A good, bad guy (or gal) adds intrigue and excitement to any story, especially in sci-fi and fantasy settings. This series explores how to write memorable villains who add spice and life to any narrative.
The Greatest Literary Villain
His villainy inspired countless movies, series, plays, and even a restaurant franchise. I mentioned Long John Silver, Treasure Island’s pirate menace, before in my Greatest Villains blog post, but today I’m going to deep dive into what makes this peg-legged ship’s cook the best villain in history.
Long John Silver is your friend. He will cook you a passable meal and then spend the evening patiently teaching you stellar cartography. He’s funny and likable. In fact, he’s so pleasant that Jim Hawkins completely discounts him as a danger even though Billy Bones used his dying breath to tell Jim, “beware the one-legged man.”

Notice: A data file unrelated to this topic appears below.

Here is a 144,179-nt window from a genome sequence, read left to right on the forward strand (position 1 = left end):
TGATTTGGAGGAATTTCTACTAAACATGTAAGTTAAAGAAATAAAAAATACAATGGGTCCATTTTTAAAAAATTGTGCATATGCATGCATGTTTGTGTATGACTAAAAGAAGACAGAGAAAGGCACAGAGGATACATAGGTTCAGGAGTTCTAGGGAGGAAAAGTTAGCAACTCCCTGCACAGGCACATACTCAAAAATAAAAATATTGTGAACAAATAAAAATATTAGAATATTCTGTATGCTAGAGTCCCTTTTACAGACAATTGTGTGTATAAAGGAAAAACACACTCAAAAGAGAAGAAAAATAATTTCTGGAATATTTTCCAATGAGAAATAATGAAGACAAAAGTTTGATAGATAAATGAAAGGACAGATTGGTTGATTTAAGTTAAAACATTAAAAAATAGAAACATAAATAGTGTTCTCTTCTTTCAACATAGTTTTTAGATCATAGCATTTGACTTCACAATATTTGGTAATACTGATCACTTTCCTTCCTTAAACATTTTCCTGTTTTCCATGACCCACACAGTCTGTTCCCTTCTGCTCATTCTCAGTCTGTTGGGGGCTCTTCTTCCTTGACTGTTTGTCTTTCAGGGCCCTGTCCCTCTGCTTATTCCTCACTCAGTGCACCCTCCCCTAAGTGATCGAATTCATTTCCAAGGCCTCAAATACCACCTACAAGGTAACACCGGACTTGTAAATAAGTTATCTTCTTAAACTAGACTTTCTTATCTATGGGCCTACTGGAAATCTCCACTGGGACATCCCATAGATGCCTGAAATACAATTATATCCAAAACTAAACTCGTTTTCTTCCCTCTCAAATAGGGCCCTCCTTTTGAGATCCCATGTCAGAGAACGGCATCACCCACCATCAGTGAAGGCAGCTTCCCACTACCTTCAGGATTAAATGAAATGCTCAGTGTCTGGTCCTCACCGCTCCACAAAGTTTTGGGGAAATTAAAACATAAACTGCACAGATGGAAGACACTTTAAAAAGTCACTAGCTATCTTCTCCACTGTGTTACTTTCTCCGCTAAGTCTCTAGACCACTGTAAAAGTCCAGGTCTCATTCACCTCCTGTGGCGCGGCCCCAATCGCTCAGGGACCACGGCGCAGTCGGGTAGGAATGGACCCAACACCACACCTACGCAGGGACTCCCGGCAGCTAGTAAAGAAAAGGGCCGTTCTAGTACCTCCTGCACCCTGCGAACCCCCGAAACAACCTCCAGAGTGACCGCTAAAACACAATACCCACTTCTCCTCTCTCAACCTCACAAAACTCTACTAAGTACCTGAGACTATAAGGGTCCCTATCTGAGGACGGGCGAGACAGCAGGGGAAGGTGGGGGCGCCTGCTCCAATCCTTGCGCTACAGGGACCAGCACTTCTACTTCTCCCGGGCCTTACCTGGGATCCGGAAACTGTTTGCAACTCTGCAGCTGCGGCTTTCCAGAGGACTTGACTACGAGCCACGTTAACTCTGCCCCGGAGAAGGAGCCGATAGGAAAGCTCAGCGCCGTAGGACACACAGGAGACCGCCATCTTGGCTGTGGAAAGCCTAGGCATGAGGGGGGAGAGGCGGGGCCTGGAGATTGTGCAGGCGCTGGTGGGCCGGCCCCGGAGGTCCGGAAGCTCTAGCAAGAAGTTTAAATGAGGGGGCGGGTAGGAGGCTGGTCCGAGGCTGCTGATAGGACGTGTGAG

Yes, Long John loves children and animals, but when a treasure is involved, anyone, and everyone, will find themselves on the business end of his pistol. He would sell out his grandma for a prize That’s what makes him such a tremendous villain. We want to like him because he’s mostly nice and usually fun, but we can’t because he turns vile as soon as treasure is involved. That 1% makes him evil.
Sometimes, well-written villains are relatable, meaning we can understand why they make their choices, or we may even make the same choice we were in their circumstances. The X-Men antagonist, Magneto, and his crew come to mind. They are fighting discrimination and injustice. However, Long John isn’t a sympathetic character. Almost no one would make the same decisions as him if we were in his shoes (or shoe, as it is). He’s just a bad guy with a likable personality.
Should all villains be the same “flavor” as Long John? No, because that would be boring and predictable. But, Long John’s enduring place in our culture highlights the importance of writing antagonists with multifaceted personalities. Later in this series, I’ll discuss some of the more popular villain templates.
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